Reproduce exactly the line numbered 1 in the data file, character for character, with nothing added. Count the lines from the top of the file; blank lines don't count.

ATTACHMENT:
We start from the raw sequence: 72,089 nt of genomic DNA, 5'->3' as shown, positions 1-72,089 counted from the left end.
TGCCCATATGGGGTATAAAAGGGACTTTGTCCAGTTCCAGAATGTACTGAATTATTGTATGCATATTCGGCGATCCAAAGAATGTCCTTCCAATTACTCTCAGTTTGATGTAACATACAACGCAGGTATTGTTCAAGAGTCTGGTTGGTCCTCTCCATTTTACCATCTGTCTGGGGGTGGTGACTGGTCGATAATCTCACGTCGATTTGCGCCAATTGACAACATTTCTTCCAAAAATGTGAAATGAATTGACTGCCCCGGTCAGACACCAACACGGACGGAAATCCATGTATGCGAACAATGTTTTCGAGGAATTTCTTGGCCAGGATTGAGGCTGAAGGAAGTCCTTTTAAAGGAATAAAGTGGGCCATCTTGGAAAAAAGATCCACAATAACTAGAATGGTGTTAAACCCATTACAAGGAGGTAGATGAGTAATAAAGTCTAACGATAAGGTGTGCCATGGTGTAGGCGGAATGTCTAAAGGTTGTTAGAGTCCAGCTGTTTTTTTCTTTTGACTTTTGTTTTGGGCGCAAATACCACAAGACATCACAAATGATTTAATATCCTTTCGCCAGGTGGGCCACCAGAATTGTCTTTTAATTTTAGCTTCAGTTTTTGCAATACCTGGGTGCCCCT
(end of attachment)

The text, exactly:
We start from the raw sequence: 72,089 nt of genomic DNA, 5'->3' as shown, positions 1-72,089 counted from the left end.